Report Highlights:

Jordan’s domestic production of cereals is negligible. This report covers Jordan’s production, supply and demand of wheat, barley, corn and rice.

Executive Summary:

The Hashemite Kingdom of Jordan is among the driest places on earth. Water scarcity is a real threat to the country’s ability to grow crops. As a result, Jordan’s domestic production of cereals is negligible. Jordan’s total wheat imports for MY 2014/2015 are forecast to reach 915,000 MT, none of which is expected to be imported from the U.S. The major wheat suppliers are Black Sea sources. For the same period, Jordan's barley imports are expected to reach 750,000 MT, corn imports 530,000 MT with a very low U.S. market share due to rising market prices, and rice imports at 185,000 MT of which a percentage is U.S. origin.

Wheat

Production:

Production of wheat is negligible in Jordan and would cover about three weeks’ worth of the country's annual consumption.

Consumption:

Wheat for human consumption is steady with a slight increase due to ongoing presence of hundreds of thousands of Syrian refugees. Total consumption also includes some wheat that is diverted for use as animal feed. Jordan’s total wheat consumption is currently approximately 915,000 MT per year. However, before the influx of Syrian refugees which began in early 2012, annual wheat consumption remained steady at approximately 720,000 MT.

Trade:

In MY 2014/15 wheat imports are expected to slightly decrease to 915 TMT. As just mentioned, wheat imports are affected by the influx of Syrian refugees, estimated to be nearly10 percent of the population (or slightly below 600,000 refugees) according to the UNHCR. Jordan’s total population is approximately 6 million people. However, GOJ officials believe the Syrian presence could now represent as much as 20 percent of the actual number of consumers Economic pressures coupled with high C&F prices for U.S. wheat kept Black Sea wheat more competitive and the only source of wheat to Jordan in MY 2013/14 and now MY 2014/15.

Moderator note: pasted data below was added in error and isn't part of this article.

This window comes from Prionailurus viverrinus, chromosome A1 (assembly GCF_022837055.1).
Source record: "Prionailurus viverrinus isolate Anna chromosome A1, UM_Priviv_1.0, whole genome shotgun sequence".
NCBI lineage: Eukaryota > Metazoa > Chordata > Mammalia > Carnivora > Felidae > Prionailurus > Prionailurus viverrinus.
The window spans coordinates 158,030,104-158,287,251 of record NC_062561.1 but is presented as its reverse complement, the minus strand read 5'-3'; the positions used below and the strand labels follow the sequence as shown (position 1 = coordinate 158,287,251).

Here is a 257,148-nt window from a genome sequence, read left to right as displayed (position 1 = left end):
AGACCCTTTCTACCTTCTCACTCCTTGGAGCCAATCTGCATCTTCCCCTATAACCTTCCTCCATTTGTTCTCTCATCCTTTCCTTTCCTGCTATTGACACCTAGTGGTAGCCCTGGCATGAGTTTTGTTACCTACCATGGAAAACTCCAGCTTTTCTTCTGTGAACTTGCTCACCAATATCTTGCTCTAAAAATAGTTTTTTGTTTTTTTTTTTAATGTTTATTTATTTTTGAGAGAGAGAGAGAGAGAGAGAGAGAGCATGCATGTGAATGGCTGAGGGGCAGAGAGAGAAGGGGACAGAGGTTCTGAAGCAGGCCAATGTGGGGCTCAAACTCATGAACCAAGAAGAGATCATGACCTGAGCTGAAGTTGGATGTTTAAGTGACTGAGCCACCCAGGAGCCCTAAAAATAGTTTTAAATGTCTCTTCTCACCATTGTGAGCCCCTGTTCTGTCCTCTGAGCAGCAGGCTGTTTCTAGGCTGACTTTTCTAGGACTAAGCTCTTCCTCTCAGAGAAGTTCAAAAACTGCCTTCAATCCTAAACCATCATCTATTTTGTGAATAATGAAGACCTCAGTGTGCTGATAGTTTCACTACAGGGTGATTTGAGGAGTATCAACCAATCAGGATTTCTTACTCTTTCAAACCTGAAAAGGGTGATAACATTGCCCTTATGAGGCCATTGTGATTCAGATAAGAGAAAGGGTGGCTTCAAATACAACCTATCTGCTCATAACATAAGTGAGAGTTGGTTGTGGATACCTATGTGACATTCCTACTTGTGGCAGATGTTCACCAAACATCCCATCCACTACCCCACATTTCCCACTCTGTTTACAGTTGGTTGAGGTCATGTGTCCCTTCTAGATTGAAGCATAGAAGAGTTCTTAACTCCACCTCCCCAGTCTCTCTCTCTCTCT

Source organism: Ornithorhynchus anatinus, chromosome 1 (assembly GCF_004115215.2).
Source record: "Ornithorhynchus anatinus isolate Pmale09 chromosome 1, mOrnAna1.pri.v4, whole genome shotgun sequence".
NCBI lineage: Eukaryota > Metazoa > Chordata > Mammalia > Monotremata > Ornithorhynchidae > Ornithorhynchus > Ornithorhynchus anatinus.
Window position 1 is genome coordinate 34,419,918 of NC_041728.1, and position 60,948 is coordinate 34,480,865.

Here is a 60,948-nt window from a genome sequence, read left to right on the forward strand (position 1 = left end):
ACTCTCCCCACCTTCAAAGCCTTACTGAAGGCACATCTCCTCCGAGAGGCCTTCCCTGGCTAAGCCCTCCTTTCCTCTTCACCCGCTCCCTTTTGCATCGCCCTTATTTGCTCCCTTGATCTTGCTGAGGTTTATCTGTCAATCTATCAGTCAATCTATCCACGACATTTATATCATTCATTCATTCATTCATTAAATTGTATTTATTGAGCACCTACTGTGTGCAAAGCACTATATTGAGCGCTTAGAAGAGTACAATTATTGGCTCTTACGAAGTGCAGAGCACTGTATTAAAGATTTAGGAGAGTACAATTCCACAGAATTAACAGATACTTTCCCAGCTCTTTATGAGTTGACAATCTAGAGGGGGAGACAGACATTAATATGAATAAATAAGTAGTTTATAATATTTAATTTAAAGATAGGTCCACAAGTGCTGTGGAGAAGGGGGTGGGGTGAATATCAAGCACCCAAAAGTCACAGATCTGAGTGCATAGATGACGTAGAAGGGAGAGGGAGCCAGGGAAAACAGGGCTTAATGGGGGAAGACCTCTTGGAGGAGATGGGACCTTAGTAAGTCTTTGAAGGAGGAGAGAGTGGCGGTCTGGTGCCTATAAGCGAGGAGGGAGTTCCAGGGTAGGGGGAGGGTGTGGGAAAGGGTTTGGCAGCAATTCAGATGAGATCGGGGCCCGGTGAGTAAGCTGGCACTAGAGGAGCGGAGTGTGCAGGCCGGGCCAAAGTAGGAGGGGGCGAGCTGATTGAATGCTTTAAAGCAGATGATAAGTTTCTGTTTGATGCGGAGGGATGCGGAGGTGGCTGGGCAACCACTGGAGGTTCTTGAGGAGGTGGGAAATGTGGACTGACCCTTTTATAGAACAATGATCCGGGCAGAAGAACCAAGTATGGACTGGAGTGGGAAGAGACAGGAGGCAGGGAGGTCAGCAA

Stocks:

GoJ continues to maintain strategic stocks, in line with GOJ policy, at 10 months to avoid any shortages equivalent to 580,000 MT in storage silos and 200,000 on sea and at port, if that strategic reserve level is maintained.

Policy:

Jordan’s wheat bread, known as “unified bread” (in Arabic as mowahad) fully subsidized by the government and all citizens are entitled to it. GoJ has committed itself to fix the price of subsidized wheat so that bakeries sell subsidized bread at US$ 0.22 per kg. To do so, the GOJ provides the bakeries with wheat flour extracted at 80 percent at US$50 per MT, while the market cost for the wheat flour can rise to US$535 per MT. Whenever there is an increase in the cost of an input used for making bread, such as fuel, the GoJ lowers the flour price to compensate for that increase, in order to maintain the subsidized price. There are no indications that the GoJ has plans to change its bread subsidy policy.

Marketing:

The Ministry of Industry and Trade (MIT) is the predominant wheat importer in Jordan.

The already minimal level of production is expected to decline further due to persistent drought, land desertification and losses of land to other uses. 

For now, an increase in demand is expected because of continued economic hardship, the continued and likely expanded presence of Syrian refugees and also the use of some flour in the market by some humanitarian relief agencies to feed Syrians on the border areas.